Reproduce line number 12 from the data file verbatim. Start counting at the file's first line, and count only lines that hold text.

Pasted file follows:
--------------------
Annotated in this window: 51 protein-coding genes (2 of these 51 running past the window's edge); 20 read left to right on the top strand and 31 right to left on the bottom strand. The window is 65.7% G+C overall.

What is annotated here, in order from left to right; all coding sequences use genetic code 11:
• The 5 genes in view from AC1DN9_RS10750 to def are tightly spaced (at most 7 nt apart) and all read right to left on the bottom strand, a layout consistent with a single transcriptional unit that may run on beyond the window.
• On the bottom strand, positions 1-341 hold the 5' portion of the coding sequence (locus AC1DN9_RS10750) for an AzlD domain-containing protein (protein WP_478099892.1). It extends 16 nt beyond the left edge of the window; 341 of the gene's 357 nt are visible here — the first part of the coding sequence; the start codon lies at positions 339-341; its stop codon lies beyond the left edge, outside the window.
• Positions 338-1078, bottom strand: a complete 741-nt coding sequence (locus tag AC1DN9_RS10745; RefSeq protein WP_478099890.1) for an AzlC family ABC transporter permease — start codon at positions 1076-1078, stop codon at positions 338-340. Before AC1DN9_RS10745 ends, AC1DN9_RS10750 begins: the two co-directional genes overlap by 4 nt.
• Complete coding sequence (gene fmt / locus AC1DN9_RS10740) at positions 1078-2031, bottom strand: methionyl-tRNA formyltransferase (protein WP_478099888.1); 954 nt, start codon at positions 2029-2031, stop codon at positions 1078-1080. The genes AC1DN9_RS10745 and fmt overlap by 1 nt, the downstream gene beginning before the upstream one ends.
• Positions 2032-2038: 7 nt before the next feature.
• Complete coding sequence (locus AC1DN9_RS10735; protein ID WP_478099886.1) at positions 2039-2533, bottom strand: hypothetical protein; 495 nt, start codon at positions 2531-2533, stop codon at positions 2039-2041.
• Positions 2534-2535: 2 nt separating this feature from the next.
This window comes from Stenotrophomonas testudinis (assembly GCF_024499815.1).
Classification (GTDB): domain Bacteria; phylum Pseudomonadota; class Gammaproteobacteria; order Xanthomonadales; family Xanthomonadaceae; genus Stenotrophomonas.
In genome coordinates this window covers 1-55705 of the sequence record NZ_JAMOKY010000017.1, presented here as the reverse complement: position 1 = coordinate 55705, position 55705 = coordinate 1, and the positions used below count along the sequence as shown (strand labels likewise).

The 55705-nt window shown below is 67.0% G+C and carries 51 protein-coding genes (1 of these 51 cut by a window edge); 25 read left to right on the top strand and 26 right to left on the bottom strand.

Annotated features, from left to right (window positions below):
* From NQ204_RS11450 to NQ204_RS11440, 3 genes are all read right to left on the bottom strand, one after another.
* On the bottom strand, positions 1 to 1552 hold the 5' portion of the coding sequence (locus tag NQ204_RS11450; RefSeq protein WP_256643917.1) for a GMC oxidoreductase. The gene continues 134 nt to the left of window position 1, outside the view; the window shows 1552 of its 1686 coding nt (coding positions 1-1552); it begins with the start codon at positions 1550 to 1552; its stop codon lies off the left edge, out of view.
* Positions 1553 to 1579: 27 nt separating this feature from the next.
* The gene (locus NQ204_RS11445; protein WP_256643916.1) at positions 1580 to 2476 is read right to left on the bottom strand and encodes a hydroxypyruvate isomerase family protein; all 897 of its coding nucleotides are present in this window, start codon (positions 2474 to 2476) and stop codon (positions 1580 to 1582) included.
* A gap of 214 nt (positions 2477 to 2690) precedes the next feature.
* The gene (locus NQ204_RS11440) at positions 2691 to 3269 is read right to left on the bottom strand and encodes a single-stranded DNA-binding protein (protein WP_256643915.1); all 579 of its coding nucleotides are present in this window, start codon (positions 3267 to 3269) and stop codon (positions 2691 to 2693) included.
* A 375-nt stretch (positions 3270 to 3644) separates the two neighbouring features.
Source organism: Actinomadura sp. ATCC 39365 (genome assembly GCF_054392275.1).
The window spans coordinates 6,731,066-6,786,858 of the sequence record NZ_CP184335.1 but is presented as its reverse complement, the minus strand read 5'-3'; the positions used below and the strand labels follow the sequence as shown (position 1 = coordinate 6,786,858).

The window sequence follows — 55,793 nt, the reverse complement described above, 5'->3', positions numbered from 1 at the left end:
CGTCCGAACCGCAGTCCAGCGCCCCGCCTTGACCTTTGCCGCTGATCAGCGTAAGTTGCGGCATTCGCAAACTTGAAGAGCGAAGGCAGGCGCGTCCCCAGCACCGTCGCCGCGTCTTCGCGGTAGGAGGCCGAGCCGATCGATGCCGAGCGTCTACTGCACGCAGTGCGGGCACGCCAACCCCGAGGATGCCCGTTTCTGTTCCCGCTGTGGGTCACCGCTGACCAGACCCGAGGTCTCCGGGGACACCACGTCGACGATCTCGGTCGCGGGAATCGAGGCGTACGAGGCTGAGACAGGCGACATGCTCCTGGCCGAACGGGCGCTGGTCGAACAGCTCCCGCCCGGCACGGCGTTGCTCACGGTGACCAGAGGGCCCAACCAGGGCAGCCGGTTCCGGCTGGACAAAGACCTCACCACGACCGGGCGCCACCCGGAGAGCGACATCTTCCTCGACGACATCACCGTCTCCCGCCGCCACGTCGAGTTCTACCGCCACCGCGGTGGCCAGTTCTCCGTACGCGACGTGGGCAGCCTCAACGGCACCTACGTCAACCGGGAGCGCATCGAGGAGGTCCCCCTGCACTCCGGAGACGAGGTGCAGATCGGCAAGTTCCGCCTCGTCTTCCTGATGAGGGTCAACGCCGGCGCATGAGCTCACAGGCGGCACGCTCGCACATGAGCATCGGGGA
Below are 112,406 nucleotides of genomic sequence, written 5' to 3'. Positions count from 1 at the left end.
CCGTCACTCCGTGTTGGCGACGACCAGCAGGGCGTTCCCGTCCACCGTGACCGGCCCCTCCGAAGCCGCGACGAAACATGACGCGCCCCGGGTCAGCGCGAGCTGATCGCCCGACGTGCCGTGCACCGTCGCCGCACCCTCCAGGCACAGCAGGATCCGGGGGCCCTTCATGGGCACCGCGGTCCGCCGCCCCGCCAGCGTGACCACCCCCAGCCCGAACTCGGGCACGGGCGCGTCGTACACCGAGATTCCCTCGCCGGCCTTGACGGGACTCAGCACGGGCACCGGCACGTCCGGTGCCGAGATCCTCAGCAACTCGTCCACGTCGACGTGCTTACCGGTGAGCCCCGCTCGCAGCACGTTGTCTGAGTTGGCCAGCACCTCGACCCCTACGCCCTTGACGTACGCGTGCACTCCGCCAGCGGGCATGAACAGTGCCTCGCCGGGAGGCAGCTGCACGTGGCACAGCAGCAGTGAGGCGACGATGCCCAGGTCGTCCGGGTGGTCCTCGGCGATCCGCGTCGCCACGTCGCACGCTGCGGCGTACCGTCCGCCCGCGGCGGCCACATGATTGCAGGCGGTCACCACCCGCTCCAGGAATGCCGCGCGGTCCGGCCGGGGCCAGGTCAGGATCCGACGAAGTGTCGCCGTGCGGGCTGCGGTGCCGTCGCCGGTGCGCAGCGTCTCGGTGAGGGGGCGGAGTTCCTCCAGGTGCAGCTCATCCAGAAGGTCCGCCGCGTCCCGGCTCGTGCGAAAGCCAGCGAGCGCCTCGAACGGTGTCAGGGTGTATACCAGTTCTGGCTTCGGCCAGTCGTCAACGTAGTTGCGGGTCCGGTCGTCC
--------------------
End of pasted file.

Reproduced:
In genome coordinates this window covers 1-55705 of the sequence record NZ_JAMOKY010000017.1, presented here as the reverse complement: position 1 = coordinate 55705, position 55705 = coordinate 1, and the positions used below count along the sequence as shown (strand labels likewise).